On the polling day of 23rd day of February, 2019, which was the date that the Presidential and the National Assembly Elections were held, some persons have been broadcasting election results at polling unit(s) through the media and these broadcast continues in that media and via the social media. I wish to remind such persons of the offence of broadcast of election result under the Electoral Act, 2010.
Sections: 101(1) and 102 of the Electoral Act, 2010, prohibits broadcast of election results as follows ‘101 (1) A person, print or electronic medium that broadcasts, publishes, advertises or circulates any material for the purpose of promoting or opposing a particular political party or the election of a particular candidate over the radio, television, newspaper, magazine, handbill, or any print or electronic media whatsoever called during 24 hours immediately preceding or on polling day commits an offence under this Act. (2) Where an offence under subsection (1) of this section is committed by a body corporate, every principal officer of that body is equally guilty of an offence under this Act. (3) Where any person is convicted of an offence under this section he shall be liable- (a) in the case of a body corporate to a maximum fine of N1,000,000; and (b) in the case of an individual to a maximum fine of N500,000 or to imprisonment for a term of 12 months. 102. A candidate, person or association who engages in campaigning or broadcasting based on religious, tribal or sectional reason for the purpose of promoting or opposing a particular political party or the election of a particular candidate, commits an offence under this Act and is liable on conviction to a maximum fine of N1,000,000 or imprisonment for a term of 12 months or to both.’.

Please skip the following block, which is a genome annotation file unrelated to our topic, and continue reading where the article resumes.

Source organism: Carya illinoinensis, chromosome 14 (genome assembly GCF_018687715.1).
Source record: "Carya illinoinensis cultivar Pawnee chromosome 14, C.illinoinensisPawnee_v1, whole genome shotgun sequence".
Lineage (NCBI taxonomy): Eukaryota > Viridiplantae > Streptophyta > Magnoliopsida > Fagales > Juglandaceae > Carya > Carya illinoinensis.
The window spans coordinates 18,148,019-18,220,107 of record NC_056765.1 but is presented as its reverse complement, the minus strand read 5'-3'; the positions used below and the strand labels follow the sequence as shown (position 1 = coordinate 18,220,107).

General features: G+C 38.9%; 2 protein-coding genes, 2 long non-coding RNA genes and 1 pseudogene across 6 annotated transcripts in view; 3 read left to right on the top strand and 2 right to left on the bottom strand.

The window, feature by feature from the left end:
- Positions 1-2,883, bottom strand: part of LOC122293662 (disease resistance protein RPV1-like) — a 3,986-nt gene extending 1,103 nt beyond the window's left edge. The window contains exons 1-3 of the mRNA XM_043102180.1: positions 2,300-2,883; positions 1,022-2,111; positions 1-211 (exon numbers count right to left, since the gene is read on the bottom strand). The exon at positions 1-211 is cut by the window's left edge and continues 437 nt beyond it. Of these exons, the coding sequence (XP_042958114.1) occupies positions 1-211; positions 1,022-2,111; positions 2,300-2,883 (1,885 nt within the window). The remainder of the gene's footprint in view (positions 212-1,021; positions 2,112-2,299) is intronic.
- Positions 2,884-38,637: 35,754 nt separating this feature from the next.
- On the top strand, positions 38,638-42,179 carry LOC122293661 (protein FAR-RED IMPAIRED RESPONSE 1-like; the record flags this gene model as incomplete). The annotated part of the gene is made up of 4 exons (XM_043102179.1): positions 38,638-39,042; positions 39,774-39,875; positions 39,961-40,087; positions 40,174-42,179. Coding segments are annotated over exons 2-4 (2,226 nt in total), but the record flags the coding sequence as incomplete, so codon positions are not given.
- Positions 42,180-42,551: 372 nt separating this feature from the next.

Perhaps, the intendment of the law maker, apart from propaganda or opposition a political party’s opponent is to ensure that every person awaits the final results or compilation of election results finally compiled and made available by Independent National Electoral Commission after the polling day. So, in my humble advice, Nigerians inclusive of lawyers should be patient to await INEC’s declaration of results generally and officially before broadcasting that any of the political parties or their candidates won at a particular polling unit (regardless of what interest such persons have in the political party or its candidate) to avoid prosecution. The only exception here in my humble submission is the accredited observers by INEC who report to a situation room on what has been observed in the election, the result or observation which is not broadcast to the public via the media and any of such observer who breaches this law against broadcast too is not exempted from prosecution.
Finally, these provisions against broadcast are applicable to all the elections in Nigeria.